The entire ensemble is enthralling. Matthew Hydziks’ conflicted Buddy is very well-acted and well-sung.  Ryan Silverman’s Terry is appropriately slick but also emotionally devastating in “My Private Conversation.”  David St. Louis plays Jake, the twins’ protector and former circus performer, with gravitas and generosity, stopping the house in Act Two with the anguished “You Should Be Loved”.   The cast performs in evocative sets by the brilliant set designer, the multi-awarded David Rockwell, switching from carnival tents to vaudeville houses to a posh New York apartment.  And Krieger’s and Russell’s score is memorable, lush, emotional, impressively and confidently tapping genres from 20s Broadway musical to contemporary pop to blues and jazz, all gorgeously orchestrated by Harold Wheeler and arranged by Sam Davis. Side Show at the Kennedy Center (and hopefully on its way to the big, bright lights of New York City in the same trajectory as former Kennedy Center hits Ragtime and Follies) is one heck of a show and well worth flying into Washington DC for.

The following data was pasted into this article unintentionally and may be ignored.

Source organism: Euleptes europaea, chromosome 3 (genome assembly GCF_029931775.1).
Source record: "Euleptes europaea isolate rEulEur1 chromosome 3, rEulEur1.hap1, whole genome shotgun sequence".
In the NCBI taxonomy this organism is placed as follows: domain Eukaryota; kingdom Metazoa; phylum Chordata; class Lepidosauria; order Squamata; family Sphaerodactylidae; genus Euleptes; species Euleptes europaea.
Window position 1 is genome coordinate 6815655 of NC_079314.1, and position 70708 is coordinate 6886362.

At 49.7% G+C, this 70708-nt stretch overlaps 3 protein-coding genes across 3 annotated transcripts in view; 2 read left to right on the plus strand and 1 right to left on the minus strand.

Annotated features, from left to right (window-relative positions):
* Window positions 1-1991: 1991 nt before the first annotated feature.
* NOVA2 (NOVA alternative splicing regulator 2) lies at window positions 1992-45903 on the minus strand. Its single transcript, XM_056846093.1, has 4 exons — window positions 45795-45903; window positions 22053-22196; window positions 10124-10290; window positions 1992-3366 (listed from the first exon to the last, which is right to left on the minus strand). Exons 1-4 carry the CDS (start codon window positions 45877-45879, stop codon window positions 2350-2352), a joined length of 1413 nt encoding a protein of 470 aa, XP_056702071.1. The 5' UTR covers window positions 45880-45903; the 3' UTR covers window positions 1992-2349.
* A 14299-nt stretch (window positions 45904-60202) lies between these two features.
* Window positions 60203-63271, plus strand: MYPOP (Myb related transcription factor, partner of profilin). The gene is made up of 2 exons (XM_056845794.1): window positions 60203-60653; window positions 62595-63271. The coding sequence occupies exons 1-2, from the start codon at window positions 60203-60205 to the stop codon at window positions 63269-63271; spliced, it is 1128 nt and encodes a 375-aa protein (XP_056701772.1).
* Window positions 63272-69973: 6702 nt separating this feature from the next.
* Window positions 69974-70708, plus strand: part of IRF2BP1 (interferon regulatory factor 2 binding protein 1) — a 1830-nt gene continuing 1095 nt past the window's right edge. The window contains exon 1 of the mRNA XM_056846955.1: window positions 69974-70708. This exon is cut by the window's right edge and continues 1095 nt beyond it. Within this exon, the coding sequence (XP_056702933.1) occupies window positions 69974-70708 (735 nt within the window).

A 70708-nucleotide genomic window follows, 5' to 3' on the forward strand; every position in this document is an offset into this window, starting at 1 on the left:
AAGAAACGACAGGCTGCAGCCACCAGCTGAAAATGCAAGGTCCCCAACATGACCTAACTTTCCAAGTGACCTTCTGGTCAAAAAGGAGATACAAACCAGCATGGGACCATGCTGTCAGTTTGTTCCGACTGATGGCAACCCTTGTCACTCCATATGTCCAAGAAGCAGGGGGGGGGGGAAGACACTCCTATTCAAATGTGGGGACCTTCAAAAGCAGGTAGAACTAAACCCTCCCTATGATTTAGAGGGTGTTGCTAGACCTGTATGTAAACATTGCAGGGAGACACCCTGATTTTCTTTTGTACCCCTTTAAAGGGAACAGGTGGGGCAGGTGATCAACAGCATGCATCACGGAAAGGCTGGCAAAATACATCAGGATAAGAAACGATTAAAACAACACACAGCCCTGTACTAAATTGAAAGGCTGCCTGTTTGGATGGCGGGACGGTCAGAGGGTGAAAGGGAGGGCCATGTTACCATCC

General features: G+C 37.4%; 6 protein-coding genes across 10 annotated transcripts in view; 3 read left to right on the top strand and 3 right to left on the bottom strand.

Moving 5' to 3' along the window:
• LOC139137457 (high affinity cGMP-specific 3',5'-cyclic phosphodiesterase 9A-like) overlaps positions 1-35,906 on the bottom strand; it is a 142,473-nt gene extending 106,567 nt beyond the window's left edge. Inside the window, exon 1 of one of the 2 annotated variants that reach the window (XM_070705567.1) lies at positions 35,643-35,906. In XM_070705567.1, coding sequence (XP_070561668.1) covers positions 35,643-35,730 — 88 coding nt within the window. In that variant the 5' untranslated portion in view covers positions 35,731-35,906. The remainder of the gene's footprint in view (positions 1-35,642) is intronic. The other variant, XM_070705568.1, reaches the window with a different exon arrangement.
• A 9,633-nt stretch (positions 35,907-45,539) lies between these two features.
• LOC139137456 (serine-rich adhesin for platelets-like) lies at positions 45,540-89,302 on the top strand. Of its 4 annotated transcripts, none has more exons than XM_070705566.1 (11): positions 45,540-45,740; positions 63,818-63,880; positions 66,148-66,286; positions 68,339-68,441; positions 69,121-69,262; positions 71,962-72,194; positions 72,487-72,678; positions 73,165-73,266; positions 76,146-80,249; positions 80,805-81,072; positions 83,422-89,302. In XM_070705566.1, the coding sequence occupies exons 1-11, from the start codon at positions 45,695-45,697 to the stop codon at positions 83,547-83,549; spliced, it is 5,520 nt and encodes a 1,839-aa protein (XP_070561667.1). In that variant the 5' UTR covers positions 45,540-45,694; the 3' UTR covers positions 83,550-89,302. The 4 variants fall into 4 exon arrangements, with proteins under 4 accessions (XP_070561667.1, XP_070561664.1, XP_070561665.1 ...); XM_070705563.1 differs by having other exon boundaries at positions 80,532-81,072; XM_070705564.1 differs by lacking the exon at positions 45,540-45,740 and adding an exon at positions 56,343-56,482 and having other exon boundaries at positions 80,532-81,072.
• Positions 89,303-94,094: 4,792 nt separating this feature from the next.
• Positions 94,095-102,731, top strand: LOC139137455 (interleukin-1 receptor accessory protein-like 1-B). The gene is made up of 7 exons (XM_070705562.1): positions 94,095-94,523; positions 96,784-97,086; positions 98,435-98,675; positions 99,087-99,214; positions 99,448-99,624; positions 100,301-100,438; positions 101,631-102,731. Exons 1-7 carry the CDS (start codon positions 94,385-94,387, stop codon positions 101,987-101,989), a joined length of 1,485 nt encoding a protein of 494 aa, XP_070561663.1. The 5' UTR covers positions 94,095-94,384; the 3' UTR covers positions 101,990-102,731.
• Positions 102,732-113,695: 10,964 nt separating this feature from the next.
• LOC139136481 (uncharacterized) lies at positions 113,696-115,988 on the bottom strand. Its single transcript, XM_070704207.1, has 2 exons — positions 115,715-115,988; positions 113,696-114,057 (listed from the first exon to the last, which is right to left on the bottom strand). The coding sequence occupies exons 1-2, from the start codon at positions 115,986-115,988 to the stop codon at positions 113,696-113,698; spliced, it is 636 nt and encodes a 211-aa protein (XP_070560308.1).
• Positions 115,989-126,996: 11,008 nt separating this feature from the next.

Side Show is at the Kennedy Center, 2700 F Street NW,  Washington DC until July 13.

Tags:

Leave a Reply

WP Theme & Icons by N.Design Studio
Entries RSS Comments RSS Log in